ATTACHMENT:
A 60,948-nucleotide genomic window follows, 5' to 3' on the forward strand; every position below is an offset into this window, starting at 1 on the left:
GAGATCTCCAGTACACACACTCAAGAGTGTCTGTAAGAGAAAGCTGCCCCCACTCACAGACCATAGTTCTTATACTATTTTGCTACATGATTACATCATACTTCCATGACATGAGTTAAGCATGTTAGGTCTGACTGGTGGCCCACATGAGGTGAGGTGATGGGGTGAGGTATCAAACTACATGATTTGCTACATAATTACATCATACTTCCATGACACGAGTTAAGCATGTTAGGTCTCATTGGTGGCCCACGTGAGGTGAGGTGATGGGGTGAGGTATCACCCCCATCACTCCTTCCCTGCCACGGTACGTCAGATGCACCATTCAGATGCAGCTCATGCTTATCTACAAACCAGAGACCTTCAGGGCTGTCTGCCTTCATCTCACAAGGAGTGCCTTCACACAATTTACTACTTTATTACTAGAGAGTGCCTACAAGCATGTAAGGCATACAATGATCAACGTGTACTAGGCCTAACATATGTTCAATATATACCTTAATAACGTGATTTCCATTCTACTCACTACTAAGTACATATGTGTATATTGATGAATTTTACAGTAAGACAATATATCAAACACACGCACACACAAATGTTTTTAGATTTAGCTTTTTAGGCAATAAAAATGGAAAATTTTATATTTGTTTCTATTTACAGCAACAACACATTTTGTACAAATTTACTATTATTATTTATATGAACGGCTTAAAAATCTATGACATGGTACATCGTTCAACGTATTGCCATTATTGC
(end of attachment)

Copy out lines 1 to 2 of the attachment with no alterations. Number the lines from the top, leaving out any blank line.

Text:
A 60,948-nucleotide genomic window follows, 5' to 3' on the forward strand; every position below is an offset into this window, starting at 1 on the left:
GAGATCTCCAGTACACACACTCAAGAGTGTCTGTAAGAGAAAGCTGCCCCCACTCACAGACCATAGTTCTTATACTATTTTGCTACATGATTACATCATACTTCCATGACATGAGTTAAGCATGTTAGGTCTGACTGGTGGCCCACATGAGGTGAGGTGATGGGGTGAGGTATCAAACTACATGATTTGCTACATAATTACATCATACTTCCATGACACGAGTTAAGCATGTTAGGTCTCATTGGTGGCCCACGTGAGGTGAGGTGATGGGGTGAGGTATCACCCCCATCACTCCTTCCCTGCCACGGTACGTCAGATGCACCATTCAGATGCAGCTCATGCTTATCTACAAACCAGAGACCTTCAGGGCTGTCTGCCTTCATCTCACAAGGAGTGCCTTCACACAATTTACTACTTTATTACTAGAGAGTGCCTACAAGCATGTAAGGCATACAATGATCAACGTGTACTAGGCCTAACATATGTTCAATATATACCTTAATAACGTGATTTCCATTCTACTCACTACTAAGTACATATGTGTATATTGATGAATTTTACAGTAAGACAATATATCAAACACACGCACACACAAATGTTTTTAGATTTAGCTTTTTAGGCAATAAAAATGGAAAATTTTATATTTGTTTCTATTTACAGCAACAACACATTTTGTACAAATTTACTATTATTATTTATATGAACGGCTTAAAAATCTATGACATGGTACATCGTTCAACGTATTGCCATTATTGC